Conroy given green light on mandatory filtering scheme

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The Federal Government has today announced that it will give the green light to the compulsory internet filtering plan, after a controversial trial to filter the internet was conducted earlier in the year, with the legislation being introduced in Parliament next year.

“ISP filtering reduces the risk of Australians being inadvertently exposed to RC-rated material when they are online,” Senator Stephen Conroy, the Minister for Broadband, Communications and the Digital Economy, said in a media release.

“The report into the pilot trial of ISP-level filtering demonstrates that blocking RC-rated material can be done with 100% accuracy and negligible impact on internet speed.”

The bill will likely see all internet service providers (ISPs) to block material that has been given a refused classification in other countries via an independent body and not the government. It is unclear if the communications regulator ACMA will still have a part as they control the blacklist.

It is also unclear if prohibited content will also include X18+, R18+ and MA15+ content (the latter two are exempt if they are behind a age restriction system – which can be circumvented very easily).

Good news for gamers, however, as these games will be excluded from the mandatory filtering of content refused classification because of a public consultation process for R18+ classification by the Minister of Home Affairs that was announced yesterday.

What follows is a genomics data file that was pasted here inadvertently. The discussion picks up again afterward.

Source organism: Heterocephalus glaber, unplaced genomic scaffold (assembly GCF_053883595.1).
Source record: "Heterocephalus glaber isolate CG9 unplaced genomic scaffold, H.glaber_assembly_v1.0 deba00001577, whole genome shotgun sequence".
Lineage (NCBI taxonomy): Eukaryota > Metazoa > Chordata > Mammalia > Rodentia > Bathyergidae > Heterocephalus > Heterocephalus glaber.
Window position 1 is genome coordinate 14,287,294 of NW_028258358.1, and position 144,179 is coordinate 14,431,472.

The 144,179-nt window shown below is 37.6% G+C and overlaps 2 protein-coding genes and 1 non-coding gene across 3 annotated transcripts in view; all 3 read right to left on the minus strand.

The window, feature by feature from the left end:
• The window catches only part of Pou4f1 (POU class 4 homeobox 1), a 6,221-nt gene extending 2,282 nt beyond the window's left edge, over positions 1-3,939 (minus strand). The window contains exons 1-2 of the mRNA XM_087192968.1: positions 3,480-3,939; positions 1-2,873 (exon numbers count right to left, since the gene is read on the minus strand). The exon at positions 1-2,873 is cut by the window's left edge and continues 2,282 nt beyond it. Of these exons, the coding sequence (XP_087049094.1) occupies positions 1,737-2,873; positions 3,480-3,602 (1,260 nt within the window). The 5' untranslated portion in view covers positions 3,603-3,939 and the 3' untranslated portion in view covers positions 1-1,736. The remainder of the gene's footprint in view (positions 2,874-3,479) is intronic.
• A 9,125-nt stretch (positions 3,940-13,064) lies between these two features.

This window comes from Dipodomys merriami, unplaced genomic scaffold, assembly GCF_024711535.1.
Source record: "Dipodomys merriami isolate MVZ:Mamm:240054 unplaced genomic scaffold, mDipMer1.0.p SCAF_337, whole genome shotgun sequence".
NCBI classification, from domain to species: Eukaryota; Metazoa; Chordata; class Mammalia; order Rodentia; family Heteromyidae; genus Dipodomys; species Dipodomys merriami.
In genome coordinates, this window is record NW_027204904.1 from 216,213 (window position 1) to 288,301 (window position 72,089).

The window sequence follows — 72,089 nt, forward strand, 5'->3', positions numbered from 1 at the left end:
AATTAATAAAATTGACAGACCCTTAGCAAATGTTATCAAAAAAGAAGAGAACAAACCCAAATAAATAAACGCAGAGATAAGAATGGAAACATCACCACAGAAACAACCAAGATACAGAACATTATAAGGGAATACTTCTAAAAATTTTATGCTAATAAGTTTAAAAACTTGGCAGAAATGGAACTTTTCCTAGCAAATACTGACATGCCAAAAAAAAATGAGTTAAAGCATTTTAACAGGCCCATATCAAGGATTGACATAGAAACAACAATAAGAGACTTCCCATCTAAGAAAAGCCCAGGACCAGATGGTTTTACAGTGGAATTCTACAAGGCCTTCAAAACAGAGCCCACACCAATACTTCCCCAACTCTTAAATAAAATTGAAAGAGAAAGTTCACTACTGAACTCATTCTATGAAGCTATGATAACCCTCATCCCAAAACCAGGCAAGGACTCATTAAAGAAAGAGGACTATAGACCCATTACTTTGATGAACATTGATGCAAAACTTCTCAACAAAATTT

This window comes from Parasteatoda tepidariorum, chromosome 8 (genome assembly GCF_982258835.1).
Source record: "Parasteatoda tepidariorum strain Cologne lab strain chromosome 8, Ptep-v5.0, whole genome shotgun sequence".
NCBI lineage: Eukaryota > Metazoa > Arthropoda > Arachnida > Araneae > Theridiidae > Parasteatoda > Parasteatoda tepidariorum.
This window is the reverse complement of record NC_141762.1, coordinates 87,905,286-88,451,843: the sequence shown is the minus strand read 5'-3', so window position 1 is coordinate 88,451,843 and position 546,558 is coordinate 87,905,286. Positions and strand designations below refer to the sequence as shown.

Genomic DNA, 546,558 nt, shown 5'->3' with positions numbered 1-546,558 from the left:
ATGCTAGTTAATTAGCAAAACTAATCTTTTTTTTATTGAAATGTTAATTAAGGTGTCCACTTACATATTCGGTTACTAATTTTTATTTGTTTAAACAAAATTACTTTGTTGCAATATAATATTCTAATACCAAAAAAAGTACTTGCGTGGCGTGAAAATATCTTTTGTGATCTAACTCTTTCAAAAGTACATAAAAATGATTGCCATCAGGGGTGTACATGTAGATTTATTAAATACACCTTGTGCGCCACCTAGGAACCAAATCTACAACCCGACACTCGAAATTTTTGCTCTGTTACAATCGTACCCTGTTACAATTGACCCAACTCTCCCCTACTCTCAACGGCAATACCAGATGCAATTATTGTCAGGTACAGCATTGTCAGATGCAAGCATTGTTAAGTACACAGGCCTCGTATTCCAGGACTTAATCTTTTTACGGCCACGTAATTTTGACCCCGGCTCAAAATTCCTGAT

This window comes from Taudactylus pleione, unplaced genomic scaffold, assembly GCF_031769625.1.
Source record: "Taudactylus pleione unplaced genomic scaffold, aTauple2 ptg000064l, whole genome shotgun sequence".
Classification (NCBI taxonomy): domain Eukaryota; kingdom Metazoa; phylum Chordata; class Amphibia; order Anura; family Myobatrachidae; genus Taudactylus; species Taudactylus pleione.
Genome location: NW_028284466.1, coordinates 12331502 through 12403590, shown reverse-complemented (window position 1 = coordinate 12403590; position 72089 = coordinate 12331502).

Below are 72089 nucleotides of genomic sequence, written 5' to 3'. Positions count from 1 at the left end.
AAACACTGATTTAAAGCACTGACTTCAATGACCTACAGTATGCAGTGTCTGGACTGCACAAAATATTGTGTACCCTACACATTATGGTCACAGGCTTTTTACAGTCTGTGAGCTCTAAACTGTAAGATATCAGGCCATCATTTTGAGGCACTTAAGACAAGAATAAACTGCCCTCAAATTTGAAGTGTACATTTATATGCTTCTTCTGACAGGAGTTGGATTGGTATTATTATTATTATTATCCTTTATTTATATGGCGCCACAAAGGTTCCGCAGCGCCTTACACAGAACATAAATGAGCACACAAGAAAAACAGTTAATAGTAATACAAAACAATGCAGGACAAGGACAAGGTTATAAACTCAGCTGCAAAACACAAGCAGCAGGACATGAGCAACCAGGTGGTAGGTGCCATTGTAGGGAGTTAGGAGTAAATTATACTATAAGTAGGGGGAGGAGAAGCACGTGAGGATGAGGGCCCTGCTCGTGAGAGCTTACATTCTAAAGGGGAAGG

Senator Conroy has also said that there will be transparency measures implemented and people know why the material has been given the “Refused Classification” classification. Measures may also include having the right to appeal the decision of the page being bock.

“The Government will immediately undertake public consultation with the release today of a discussion paper on additional measures to improve the accountability and transparency of processes that lead to RC-rated material being placed on the RC Content list,” the Minister said.

If it passes both the House and the Senate, there will be a twelve month process to implement the filter.

Today also saw the release of the filtering trial results, showing that the technology was effective and can be implemented without making a huge impact to users’ speeds – well, according to their parameters. The tests, conducted by Enex Testlabs along with nine ISPs, also showed the flaws – notably, preventing circumvention.

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